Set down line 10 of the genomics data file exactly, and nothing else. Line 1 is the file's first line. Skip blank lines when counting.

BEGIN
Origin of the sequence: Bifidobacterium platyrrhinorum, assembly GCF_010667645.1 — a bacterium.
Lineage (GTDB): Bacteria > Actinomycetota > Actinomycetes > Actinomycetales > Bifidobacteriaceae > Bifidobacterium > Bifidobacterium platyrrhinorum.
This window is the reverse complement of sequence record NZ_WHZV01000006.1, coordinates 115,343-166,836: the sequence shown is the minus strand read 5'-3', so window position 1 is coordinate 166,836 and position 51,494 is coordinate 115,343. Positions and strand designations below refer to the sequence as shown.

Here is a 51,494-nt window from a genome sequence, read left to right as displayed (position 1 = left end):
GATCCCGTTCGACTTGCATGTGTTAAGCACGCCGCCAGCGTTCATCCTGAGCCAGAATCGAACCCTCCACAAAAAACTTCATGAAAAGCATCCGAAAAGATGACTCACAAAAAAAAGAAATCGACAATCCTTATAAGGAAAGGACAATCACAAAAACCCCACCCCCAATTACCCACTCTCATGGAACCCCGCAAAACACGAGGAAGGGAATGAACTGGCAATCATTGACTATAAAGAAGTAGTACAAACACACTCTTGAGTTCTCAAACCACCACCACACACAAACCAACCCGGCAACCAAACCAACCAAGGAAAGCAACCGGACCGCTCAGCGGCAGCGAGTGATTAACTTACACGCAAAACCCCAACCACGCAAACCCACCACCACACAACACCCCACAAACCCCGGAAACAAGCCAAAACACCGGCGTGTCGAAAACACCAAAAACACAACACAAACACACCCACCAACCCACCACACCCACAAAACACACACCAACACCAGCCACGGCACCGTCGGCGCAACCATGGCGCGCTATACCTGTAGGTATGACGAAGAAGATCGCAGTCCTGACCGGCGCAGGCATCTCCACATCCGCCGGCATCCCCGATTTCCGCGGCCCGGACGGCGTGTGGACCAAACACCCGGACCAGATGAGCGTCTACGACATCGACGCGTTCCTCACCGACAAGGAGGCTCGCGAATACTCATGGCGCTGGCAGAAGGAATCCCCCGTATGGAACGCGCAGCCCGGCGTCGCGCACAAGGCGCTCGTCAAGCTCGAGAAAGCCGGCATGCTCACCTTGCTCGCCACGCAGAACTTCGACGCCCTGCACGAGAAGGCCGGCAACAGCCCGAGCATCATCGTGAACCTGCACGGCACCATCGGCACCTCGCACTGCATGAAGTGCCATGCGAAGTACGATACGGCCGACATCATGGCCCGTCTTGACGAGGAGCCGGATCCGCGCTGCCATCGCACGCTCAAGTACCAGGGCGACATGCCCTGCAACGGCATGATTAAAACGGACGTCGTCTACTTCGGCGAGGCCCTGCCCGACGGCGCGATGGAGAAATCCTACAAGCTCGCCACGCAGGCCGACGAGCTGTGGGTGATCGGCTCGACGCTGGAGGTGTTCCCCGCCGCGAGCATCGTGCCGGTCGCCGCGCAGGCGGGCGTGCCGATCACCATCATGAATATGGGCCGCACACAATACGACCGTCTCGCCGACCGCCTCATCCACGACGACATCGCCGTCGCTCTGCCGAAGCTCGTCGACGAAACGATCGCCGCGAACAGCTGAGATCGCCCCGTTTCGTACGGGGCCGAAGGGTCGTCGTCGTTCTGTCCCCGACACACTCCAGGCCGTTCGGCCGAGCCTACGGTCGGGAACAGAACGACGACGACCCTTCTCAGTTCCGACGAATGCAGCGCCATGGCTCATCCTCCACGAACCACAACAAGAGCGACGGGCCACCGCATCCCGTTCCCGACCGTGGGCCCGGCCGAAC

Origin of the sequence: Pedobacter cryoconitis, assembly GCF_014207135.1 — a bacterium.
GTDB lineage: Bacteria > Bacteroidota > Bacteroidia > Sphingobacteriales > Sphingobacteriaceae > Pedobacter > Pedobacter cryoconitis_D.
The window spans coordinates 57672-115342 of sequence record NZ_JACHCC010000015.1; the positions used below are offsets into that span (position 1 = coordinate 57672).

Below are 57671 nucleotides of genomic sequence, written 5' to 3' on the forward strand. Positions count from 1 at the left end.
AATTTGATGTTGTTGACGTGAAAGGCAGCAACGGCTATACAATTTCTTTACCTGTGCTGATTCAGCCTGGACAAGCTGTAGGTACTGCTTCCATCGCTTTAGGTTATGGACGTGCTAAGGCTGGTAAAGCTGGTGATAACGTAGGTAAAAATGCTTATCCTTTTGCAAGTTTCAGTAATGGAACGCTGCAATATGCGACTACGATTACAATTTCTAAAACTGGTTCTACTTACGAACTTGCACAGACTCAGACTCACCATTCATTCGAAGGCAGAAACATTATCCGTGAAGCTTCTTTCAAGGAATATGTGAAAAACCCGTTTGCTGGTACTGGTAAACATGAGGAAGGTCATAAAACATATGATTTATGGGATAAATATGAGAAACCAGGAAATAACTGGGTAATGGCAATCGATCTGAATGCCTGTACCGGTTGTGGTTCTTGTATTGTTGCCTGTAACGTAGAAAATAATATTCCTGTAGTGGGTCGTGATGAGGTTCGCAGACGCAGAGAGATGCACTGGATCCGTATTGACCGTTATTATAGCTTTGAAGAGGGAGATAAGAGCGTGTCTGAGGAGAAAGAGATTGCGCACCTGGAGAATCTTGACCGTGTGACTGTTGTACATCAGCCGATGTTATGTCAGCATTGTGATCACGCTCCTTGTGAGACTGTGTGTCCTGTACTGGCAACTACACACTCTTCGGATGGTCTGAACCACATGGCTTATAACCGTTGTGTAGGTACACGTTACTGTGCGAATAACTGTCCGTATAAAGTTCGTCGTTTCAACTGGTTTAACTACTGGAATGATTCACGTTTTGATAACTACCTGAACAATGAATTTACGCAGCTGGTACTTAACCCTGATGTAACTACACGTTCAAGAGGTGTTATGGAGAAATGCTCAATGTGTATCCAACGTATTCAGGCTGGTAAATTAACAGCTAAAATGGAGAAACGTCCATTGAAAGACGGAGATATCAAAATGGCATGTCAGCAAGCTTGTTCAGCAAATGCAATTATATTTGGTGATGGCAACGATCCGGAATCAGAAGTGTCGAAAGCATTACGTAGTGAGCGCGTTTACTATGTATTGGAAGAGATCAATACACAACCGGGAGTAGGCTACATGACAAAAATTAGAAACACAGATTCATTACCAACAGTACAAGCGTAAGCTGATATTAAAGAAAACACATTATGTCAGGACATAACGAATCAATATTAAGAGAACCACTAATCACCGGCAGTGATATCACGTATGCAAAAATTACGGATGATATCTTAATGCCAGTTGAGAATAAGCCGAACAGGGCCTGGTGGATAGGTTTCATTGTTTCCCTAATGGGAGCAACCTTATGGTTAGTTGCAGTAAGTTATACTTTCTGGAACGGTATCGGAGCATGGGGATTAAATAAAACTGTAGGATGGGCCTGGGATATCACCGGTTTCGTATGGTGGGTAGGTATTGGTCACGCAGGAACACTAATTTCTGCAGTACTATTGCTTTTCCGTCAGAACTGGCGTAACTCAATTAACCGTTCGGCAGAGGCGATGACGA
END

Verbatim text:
AATTTGATGTTGTTGACGTGAAAGGCAGCAACGGCTATACAATTTCTTTACCTGTGCTGATTCAGCCTGGACAAGCTGTAGGTACTGCTTCCATCGCTTTAGGTTATGGACGTGCTAAGGCTGGTAAAGCTGGTGATAACGTAGGTAAAAATGCTTATCCTTTTGCAAGTTTCAGTAATGGAACGCTGCAATATGCGACTACGATTACAATTTCTAAAACTGGTTCTACTTACGAACTTGCACAGACTCAGACTCACCATTCATTCGAAGGCAGAAACATTATCCGTGAAGCTTCTTTCAAGGAATATGTGAAAAACCCGTTTGCTGGTACTGGTAAACATGAGGAAGGTCATAAAACATATGATTTATGGGATAAATATGAGAAACCAGGAAATAACTGGGTAATGGCAATCGATCTGAATGCCTGTACCGGTTGTGGTTCTTGTATTGTTGCCTGTAACGTAGAAAATAATATTCCTGTAGTGGGTCGTGATGAGGTTCGCAGACGCAGAGAGATGCACTGGATCCGTATTGACCGTTATTATAGCTTTGAAGAGGGAGATAAGAGCGTGTCTGAGGAGAAAGAGATTGCGCACCTGGAGAATCTTGACCGTGTGACTGTTGTACATCAGCCGATGTTATGTCAGCATTGTGATCACGCTCCTTGTGAGACTGTGTGTCCTGTACTGGCAACTACACACTCTTCGGATGGTCTGAACCACATGGCTTATAACCGTTGTGTAGGTACACGTTACTGTGCGAATAACTGTCCGTATAAAGTTCGTCGTTTCAACTGGTTTAACTACTGGAATGATTCACGTTTTGATAACTACCTGAACAATGAATTTACGCAGCTGGTACTTAACCCTGATGTAACTACACGTTCAAGAGGTGTTATGGAGAAATGCTCAATGTGTATCCAACGTATTCAGGCTGGTAAATTAACAGCTAAAATGGAGAAACGTCCATTGAAAGACGGAGATATCAAAATGGCATGTCAGCAAGCTTGTTCAGCAAATGCAATTATATTTGGTGATGGCAACGATCCGGAATCAGAAGTGTCGAAAGCATTACGTAGTGAGCGCGTTTACTATGTATTGGAAGAGATCAATACACAACCGGGAGTAGGCTACATGACAAAAATTAGAAACACAGATTCATTACCAACAGTACAAGCGTAAGCTGATATTAAAGAAAACACATTATGTCAGGACATAACGAATCAATATTAAGAGAACCACTAATCACCGGCAGTGATATCACGTATGCAAAAATTACGGATGATATCTTAATGCCAGTTGAGAATAAGCCGAACAGGGCCTGGTGGATAGGTTTCATTGTTTCCCTAATGGGAGCAACCTTATGGTTAGTTGCAGTAAGTTATACTTTCTGGAACGGTATCGGAGCATGGGGATTAAATAAAACTGTAGGATGGGCCTGGGATATCACCGGTTTCGTATGGTGGGTAGGTATTGGTCACGCAGGAACACTAATTTCTGCAGTACTATTGCTTTTCCGTCAGAACTGGCGTAACTCAATTAACCGTTCGGCAGAGGCGATGACGA